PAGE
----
Reality of MedicareIn response to Rep. Ben Cardin's letter...

LETTERS TO THE EDITOR

September 26, 1992

Reality of Medicare

In response to Rep. Ben Cardin's letter to the editor of Sept. 16, I have the following comments and a question.

Representative Cardin's concern is higher out-of-pocket costs to seniors and budget realities that may affect the Medicare system.

I wonder why Mr. Cardin does not present the details of the great Medicare experiment carried on in his home district, known as the Municipal Health Services Program. Since 1979, $190 million of precious Medicare funds have been directed toward this program, which provides every possible out-of-pocket medical expense imaginable.

Baltimore residents with Medicare cards through this program are entitled to free medical, dental, prescription, eye and foot care. This program even treats long toenails as a covered medical service.

Believe it or not, the purpose of this program was to show that the payment of every possible bill for Medicare recipients would save money.

Does it seem reasonable that the government could determine after 13 years whether or not money is saved as a result of unlimited spending?

Bruce Lebowitz

Baltimore

____________

Rep. Ben Cardin's effort to defend Gov. Bill Clinton in his Sept. letter, "Medicare Reality," was a noble political move.

For who better to write such a defense of the real economics of our health care system than one who has politically gained by keeping our city's seniors in a "free lunch" health care bubble.

The congressman has openly supported the Municipal Health Service Program, and in his report in the Northwest Star had stated a need to "examine the possibilities for expanding the program to other areas."

This MHSP bubble is funded through a non-means-tested Medicare waiver, which last year funded over $17 million into two "non-profit" corporations.

This program has taken the health care needs of approximately 30,000 Baltimore residents out of the open health-care market by providing them with preventive care, prescription drugs, podiatry care, optometric care, physical therapy, dental care/dentures, psychological services, van transportation, audiology services and some medical devices exclusively at four clinics.

I have been attempting to operate a health care business within the real economics of Baltimore City. The congressman reports that "inflation in health care costs exceeded 10 percent last year," but all I see are private providers who are barely existing or closing their doors.

He also suggests that we respond to Medicare cuts by raising our charges to businesses. What business in the Baltimore region would foot the charge to absorb a hit of $17 million?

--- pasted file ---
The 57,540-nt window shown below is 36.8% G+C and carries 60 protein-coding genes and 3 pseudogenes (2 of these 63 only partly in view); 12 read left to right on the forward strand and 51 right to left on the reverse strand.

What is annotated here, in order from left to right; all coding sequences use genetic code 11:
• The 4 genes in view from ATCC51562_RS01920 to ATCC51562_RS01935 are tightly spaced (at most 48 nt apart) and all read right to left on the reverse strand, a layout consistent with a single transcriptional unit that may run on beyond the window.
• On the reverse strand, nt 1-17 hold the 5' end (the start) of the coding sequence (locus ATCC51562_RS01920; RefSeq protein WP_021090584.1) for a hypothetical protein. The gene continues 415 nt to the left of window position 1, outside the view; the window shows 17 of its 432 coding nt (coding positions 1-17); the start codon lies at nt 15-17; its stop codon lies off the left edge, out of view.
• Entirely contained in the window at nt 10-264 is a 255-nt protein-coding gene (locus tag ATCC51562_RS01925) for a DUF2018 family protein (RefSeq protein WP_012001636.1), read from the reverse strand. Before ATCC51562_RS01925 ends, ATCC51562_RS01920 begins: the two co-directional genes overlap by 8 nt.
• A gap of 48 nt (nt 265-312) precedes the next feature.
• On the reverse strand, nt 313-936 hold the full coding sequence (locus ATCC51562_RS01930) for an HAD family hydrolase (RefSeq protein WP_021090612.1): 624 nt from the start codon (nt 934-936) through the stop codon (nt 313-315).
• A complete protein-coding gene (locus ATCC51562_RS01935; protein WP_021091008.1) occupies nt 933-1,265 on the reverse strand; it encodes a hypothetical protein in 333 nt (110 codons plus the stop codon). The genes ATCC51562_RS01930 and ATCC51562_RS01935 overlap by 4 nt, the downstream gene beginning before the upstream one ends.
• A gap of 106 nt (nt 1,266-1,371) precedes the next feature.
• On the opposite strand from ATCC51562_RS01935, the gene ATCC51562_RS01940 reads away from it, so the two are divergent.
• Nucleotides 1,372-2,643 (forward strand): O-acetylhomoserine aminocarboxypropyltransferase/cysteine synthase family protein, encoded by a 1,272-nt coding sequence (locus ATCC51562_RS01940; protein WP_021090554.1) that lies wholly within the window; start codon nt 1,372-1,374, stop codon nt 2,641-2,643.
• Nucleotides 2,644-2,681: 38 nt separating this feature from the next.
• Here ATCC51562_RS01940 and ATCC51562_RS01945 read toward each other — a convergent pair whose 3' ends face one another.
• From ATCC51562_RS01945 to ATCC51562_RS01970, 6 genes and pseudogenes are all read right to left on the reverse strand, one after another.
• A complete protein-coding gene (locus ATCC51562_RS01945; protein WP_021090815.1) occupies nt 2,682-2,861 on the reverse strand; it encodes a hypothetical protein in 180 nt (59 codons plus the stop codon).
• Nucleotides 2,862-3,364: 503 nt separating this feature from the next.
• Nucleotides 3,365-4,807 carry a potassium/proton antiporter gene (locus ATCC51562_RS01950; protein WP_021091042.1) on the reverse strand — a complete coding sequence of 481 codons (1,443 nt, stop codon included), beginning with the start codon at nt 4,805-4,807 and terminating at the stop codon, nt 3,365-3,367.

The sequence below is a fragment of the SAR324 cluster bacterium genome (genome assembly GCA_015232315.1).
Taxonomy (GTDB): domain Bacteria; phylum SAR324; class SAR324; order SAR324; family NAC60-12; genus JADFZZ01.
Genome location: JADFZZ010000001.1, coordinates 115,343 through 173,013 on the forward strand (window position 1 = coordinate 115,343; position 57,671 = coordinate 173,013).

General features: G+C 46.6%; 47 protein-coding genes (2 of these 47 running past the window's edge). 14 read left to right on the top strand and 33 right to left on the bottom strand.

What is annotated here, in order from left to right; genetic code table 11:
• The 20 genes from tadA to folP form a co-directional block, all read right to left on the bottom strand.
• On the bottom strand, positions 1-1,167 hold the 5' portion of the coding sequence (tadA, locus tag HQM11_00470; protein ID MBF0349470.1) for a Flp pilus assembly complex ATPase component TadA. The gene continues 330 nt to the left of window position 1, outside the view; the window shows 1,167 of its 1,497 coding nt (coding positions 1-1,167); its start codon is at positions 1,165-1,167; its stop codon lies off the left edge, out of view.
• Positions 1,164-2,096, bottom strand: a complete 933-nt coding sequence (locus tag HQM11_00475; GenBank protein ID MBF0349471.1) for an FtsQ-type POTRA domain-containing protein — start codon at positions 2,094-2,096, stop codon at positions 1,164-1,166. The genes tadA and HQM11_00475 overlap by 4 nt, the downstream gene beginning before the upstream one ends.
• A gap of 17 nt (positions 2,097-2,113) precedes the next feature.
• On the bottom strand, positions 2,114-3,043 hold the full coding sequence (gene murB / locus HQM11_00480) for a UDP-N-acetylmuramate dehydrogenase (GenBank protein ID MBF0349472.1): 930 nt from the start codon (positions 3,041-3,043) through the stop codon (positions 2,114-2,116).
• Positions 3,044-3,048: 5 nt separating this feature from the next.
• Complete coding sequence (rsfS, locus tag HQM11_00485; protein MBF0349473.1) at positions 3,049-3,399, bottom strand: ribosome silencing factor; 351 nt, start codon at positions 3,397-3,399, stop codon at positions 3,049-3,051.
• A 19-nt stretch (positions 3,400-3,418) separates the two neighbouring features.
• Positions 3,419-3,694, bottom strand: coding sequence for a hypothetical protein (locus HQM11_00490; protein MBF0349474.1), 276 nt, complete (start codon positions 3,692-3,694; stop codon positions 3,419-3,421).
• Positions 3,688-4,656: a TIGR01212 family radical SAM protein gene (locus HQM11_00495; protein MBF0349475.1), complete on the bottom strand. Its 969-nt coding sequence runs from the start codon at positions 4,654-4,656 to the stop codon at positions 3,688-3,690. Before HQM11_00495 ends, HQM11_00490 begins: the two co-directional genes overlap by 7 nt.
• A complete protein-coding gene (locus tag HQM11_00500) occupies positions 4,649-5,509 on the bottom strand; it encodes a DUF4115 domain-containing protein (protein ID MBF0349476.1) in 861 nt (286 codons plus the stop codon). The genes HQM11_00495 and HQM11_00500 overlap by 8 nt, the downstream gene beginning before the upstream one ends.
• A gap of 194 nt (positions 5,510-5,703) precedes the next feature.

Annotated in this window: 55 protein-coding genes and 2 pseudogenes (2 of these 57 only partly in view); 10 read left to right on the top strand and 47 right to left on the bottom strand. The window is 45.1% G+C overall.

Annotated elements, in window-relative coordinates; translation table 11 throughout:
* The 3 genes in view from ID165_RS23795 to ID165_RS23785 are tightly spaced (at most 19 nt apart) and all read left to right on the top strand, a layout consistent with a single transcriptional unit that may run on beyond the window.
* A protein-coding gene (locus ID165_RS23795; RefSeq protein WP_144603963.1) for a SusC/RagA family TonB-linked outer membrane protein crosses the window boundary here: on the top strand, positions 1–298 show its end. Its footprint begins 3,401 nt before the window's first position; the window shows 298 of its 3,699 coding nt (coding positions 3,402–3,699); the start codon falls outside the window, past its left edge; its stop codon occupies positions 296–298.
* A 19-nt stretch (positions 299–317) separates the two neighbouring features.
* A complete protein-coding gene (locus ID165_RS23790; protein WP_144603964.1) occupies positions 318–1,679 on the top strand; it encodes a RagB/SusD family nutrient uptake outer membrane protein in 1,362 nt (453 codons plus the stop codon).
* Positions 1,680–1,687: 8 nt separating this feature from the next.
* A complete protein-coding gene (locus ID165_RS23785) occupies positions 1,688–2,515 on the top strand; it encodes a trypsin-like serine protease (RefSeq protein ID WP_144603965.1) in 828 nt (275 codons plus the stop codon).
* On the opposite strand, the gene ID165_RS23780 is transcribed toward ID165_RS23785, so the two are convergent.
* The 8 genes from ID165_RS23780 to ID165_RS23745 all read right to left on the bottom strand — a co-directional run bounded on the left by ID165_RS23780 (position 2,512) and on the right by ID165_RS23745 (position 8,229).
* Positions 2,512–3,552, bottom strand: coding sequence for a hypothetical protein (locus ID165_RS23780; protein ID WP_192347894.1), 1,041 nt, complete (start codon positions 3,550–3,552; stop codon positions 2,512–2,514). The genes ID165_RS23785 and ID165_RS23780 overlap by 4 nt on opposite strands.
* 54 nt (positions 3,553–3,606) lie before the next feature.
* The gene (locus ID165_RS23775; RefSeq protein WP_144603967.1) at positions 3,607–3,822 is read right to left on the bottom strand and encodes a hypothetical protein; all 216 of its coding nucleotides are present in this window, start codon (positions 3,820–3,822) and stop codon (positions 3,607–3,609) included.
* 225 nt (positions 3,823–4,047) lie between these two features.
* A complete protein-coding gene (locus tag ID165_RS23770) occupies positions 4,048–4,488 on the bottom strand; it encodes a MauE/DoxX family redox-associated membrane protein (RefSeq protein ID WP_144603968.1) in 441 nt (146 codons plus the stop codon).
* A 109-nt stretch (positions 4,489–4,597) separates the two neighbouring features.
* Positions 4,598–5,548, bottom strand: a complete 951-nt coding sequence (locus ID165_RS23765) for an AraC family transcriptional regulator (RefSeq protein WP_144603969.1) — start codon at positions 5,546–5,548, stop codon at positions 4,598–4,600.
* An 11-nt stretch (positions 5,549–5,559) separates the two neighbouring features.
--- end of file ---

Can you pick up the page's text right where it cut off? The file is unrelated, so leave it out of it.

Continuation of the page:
In light of my past attempts to bring Baltimore back to Medicare reality, I find his letter doesn't respond to the real issues of medical economics.

Next, I'll be looking for Sen. Barbara Mikulski writing about the advantages of free enterprise in the health care system. The senator, by the way, has been instrumental in keeping this bubble funded, and many of the recipients of these exclusive funds have been heralding her re-election effort.

I don't think the congressman or our senator want Medicare reality, because:

When the bubble breaks,

The pork barrel will roll,

And down will come the two of them,

Freeing our economic soul.

Michael Hargadon, D.D.S.

Baltimore

Ft. Meade Forests

I write to comment on William Rinehart's letter appearing Sept. 10, in which he questions the Aug. 1 editorial, "Protecting a Treasure at Fort Meade."

Mr. Rinehart shows little understanding of how human activity disturbs the natural wildlife environment.

He states that the 500 acres within the total of 8,100 acres transferred from Fort Meade to the U.S. Fish and Wildlife Service, which Anne Arundel County is trying to acquire for a recreational park, is "not undisturbed old forest." So what?

Indeed, it is not, as it contains the former parachute drop site and a myriad of access roads. But it is adjacent to forested areas and, with adequate tree planting, can within Mr. Rinehart's lifetime become a recognizable forest and a worthy addition to the neighboring unique remainder of the 8,100 acres. That forms the largest Maryland land transfer since the royal land grant to Lord Baltimore over three centuries ago.

To use any of this area for county ballfields would bring noise, people, cars and litter into an area that should be preserved in a natural state for the wildlife that is crowded out everywhere else by continuous development throughout the remainder of Anne Arundel County.

The Fort Meade Coordinating Council, the West County Parks Advisory Committee, the Sierra Club, the Severn River Association and others are all opposed to any county park on the Fort Meade property.

It is good to know that according to Mr. Rinehart, "we are pursuing several other park projects through the west county."

Only the short-sighted opportunist would try to put ballfields on 500 acres of the last great unimproved area in Anne Arundel County.

Stuart G. Morris

Annapolis

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